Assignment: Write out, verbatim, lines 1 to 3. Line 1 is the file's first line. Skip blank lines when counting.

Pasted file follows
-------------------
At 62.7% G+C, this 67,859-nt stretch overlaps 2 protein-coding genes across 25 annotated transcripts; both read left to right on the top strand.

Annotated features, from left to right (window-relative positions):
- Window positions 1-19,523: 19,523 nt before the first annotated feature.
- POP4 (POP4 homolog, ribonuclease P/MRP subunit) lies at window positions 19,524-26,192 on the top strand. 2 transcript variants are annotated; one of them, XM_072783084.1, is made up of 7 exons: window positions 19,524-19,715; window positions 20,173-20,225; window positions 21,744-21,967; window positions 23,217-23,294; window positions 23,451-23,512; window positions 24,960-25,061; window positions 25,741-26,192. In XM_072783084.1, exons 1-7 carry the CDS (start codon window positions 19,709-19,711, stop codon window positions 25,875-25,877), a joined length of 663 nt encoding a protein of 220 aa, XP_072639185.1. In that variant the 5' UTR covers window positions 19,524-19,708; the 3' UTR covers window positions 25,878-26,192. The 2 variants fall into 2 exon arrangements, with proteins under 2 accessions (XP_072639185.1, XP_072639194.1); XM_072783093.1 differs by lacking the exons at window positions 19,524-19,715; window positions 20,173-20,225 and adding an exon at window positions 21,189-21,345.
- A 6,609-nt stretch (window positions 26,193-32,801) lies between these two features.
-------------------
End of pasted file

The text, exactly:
At 62.7% G+C, this 67,859-nt stretch overlaps 2 protein-coding genes across 25 annotated transcripts; both read left to right on the top strand.

Annotated features, from left to right (window-relative positions):
- Window positions 1-19,523: 19,523 nt before the first annotated feature.